Walter Huesserman, J. M. Kooy, and Reisch appear to have been the "systems" thinkers in the field in Germany. Schuler and Boykow, though earlier in the field, were instrument-oriented rather than systems designers. In Russia, A. Y. Ishlinsky, a friend and correspondent of Draper's, and B. V. Bulgakov and L. I. Tkachov seem to have had the same systems concepts at approximately the same time. The difference was Draper himself. He believed. He also carried with him a team of his own fashioning. Financially main-
tained in the field and challenged by the Air Force and Navy, the capability they created made possible the string of achievements which culminated in guidance for Apollo, which was ironically neither Schuler-tuned nor "pure" inertial, perhaps to Doc's chagrin.
A very simple guidance law which stated that when the quantity "velocity to be gained" equals zero, thrust must terminate, devised by Dr. Hal Laning at the Instrumentation Laboratory, served as the control function for all of the early missile systems. John Kirk, building on basic ideas of Laning and Phil Lapp with the Instrumentation Lab team members and a contingent of knowledgeable engineers from the AC Spark Plug Division of General Motors, created the basic system based on Laning's unique law, by then termed "Q" matrix guidance. When the Air Force reacted to the strong words emanating from the Soviets and quickly established a program for an Intermediate Range Ballistic Missile, Thor was the result. The MIT work was converted to the Thor program. AC division of GMC took over and twenty-two months after program initiation the first Thor flew.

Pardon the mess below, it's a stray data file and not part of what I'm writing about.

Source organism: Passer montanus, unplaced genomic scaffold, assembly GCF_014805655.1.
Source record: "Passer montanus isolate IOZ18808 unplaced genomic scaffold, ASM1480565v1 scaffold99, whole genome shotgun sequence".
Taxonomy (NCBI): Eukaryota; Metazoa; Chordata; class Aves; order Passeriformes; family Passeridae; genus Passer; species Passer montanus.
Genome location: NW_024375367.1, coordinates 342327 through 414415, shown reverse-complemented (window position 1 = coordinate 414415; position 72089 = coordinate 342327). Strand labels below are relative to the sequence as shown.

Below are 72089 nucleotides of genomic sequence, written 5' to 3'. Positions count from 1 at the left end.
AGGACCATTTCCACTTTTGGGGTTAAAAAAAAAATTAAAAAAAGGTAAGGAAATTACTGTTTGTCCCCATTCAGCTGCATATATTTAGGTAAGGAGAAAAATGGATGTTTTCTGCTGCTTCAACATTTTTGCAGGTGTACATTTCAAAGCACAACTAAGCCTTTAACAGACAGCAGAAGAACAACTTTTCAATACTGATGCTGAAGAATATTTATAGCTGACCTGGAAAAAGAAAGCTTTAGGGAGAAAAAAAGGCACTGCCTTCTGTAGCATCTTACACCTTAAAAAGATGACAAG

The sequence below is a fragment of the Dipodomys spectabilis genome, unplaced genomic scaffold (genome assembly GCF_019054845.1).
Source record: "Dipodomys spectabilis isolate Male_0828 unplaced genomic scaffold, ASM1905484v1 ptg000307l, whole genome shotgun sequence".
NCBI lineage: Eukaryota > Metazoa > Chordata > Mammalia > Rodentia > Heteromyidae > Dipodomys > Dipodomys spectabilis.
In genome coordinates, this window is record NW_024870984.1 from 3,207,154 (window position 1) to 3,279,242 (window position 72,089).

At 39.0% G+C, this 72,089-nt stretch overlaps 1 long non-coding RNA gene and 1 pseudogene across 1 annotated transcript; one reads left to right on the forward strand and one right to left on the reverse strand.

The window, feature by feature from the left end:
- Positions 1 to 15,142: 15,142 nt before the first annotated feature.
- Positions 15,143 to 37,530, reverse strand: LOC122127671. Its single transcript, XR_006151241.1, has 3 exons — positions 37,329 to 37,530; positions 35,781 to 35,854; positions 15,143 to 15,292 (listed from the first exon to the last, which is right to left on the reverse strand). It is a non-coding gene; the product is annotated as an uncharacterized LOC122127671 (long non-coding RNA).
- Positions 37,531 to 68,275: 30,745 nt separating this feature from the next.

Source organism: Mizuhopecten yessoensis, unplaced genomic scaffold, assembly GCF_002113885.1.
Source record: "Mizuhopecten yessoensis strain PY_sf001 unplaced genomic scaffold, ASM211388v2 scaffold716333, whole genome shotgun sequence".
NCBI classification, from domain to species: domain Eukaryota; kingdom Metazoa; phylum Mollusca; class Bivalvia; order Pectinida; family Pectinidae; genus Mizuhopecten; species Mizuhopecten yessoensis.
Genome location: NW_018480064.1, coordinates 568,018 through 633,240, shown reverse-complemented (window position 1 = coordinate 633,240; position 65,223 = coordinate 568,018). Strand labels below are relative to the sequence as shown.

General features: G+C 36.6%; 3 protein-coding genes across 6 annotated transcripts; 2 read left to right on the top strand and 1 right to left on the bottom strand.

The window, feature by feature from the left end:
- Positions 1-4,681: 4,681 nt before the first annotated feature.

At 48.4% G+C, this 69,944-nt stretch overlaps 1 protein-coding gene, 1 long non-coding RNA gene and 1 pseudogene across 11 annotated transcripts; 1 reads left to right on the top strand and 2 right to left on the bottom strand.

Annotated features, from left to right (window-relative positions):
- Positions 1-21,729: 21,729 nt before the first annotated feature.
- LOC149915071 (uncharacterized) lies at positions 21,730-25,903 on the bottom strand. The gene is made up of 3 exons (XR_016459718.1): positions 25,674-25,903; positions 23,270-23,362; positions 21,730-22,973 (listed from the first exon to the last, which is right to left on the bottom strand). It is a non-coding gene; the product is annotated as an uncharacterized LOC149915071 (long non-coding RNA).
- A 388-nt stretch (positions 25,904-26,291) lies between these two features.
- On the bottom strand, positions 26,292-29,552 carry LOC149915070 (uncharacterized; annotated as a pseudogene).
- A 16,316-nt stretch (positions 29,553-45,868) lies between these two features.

General Ben Schriever had been appointed to conduct the USAF ballistic missile program when the emergency situation was first perceived in 1954. He wisely disengaged from the normal bureaucracy and the technical conservatism it seems always to exhibit. In hiring the Ramo-Wooldridge corporation as his technical partner he did not quite make all of the severance from conservatism he had hoped. Inertial technology being new and closely held was neither widely known nor well understood. Draper found he was isolated by what he called the "electronischers," from realizing for the ICBM program the benefits of inertial navigation and guidance systems. Atlas and the early TITANs were fielded using the better understood radio guidance schemes General Electric and the Bell Laboratories had invented. When
in short order their vulnerabilities were more clearly evident, they were replaced with the inertial systems all ICBMs and FBMs now carry. During this time Draper was not discouraged, fought doggedly for what he felt was correct, but maintained the dispute within the family. Autonetics, a rival in technology development, clearly won the race for the next generation inertial system, Minuteman, with gas bearing gyros! The autonetics gas bearing instruments better fit the Minuteman operational concept of "alert" (fully running missile systems). Guidance for MX is a Draper design but, significantly, with Draper gas bearing single-degree-of-freedom gyros.